What’s In the Box?
The PFE ships with the following elements in its packing carton:
•One set of PFE 232 earphones fitted with Phonak’s Grey acoustic filters as a default, and also fitted with an iPhone-compatible mic/remote module.
•Three sets (S, M, and L) of bell-shaped silicone ear tips.
•Three sets (S, M, and L) of Comply™ foam ear tips.
•One pair of soft rubber over-the-ear cable guides.
•One set each of Phonak’s Grey, Black, and Green in-line acoustic filters with a small carrying tray and filter installation/removal tool.
•One cleaning tool.
•One high quality, detachable signal cable that deliberately omits the mic/remote module (Phonak envisions that purists might prefer this cable to the standard mic/remote-equipped cable).
•Users Manual in six different languages.
•A belt-loop-style, padded, fabric-covered carrying pouch that (and we can’t begin to tell you how much we dig this feature) provides two separate, zipper-closure pockets—one for the earphones, the other for all of the accessories.
What Makes the PFE 232 Different/Better?
Let me provide a brief list of highlights
•Drivers: For starters, the PFE 232 is—unlike the PFE 121/122—based on dual balanced armature drivers. This alone is a huge upgrade.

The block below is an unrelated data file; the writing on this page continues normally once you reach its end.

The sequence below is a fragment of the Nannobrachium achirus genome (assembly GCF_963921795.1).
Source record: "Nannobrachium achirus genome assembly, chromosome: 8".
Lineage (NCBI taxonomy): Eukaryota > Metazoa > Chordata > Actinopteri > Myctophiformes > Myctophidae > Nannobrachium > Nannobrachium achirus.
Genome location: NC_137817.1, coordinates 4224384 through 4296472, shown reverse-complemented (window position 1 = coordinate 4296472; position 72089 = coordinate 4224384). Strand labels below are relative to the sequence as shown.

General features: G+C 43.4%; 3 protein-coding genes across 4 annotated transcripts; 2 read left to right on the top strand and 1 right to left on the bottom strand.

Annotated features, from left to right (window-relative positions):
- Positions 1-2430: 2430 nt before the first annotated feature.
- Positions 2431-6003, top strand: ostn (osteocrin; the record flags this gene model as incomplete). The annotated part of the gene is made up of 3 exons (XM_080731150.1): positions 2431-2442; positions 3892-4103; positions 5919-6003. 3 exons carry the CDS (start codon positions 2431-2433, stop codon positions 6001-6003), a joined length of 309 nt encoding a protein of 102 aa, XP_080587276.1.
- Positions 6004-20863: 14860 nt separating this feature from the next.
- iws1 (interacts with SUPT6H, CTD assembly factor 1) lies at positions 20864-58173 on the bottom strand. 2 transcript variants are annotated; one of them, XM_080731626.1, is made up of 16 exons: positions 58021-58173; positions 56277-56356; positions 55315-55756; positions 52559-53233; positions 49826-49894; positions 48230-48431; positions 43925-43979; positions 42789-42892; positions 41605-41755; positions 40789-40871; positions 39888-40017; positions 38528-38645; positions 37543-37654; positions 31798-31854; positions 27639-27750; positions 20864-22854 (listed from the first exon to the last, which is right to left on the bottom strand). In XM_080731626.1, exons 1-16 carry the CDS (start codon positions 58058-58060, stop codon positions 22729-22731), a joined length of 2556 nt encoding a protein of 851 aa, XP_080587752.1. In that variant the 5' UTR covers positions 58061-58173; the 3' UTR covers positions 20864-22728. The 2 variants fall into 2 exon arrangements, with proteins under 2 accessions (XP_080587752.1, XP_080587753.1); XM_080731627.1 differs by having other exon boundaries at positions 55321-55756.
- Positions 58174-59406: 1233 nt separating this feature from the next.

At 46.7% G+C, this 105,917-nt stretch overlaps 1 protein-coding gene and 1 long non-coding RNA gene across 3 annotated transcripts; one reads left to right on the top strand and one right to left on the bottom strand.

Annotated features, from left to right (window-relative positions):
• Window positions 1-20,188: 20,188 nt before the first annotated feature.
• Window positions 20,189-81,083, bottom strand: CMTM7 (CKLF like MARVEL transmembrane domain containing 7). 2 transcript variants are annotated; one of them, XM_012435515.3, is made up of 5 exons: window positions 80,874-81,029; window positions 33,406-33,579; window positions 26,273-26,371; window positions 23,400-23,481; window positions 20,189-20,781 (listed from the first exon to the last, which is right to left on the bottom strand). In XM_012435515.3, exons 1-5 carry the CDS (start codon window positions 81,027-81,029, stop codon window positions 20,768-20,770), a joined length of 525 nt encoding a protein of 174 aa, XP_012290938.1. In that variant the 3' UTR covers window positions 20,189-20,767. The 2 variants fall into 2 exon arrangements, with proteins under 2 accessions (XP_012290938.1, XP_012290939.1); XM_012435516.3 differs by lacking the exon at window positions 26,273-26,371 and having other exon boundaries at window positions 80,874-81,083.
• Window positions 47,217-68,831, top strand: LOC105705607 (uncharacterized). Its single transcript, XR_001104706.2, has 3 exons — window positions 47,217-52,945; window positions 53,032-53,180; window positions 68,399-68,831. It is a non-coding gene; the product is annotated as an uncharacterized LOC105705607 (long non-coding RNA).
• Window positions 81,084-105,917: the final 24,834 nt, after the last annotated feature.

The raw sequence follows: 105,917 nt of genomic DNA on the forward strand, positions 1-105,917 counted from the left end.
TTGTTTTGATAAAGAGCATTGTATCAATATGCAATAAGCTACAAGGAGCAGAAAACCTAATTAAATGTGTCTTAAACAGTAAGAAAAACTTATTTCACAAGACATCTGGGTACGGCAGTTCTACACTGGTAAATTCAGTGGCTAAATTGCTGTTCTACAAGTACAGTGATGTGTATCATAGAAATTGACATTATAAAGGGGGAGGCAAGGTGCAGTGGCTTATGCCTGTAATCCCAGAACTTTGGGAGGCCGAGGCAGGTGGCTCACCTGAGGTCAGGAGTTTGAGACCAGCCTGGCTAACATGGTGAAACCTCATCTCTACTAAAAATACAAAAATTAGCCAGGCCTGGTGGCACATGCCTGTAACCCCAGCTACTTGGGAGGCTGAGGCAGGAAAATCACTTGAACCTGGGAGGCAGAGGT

•Better, and now detachable, signal cables: The PFE 232 appears to come with even higher quality signal cables than the PFE 121/122, and the cables are detachable and user replaceable. Though it might seem a small point, it’s not; better cables = better sound.
•Headset or earphone only—you make the call: Unlike the PFE 121/122, the PFE 232 can be run sans microphone module with purist-oriented straightline signal cables, or you can leave the standard mic-equipped headset cable installed. The point is that the PFE 232 lets you establish your own priorities.
•All the acoustic filters at your fingertips: Unlike the PFE 121/122, the PFE 232 comes with a full set of all the types of acoustic filters that Phonak offers, meaning you can experiment to your heart’s content until you find the just-right voicing curve that works for you.
I’ve only had very brief listening time with the PFE 232, but at this stage I like what I hear. I configured the PFE 232 with my preferred filter choice (the Phonak Grey Filters) and ear tip choice (the Phonak silicone ear tips, size L), and gave the ‘phones a brief sonic “shakedown cruise.” What I discovered, in very simple terms, is that the PFE 232 sounded very much like the PFE 121/122 (not a bad thing at all, in my book), but with the imaginary sonic “Refinement” and “Resolution” control knobs both dialed up to “12.” And that’s what makes this earphone so cool. It builds upon the established strengths of the PFE 121/122, but then pushes that core sound to a fundamentally higher level. The changes aren’t radical, nor would you want them to be (when something ain’t broke in the first place, you want to be very, very careful about how you make improvements), but they are immediately audible and musically rewarding.
Stay tuned for an upcoming full-length review in Playback. Until then, happy listening.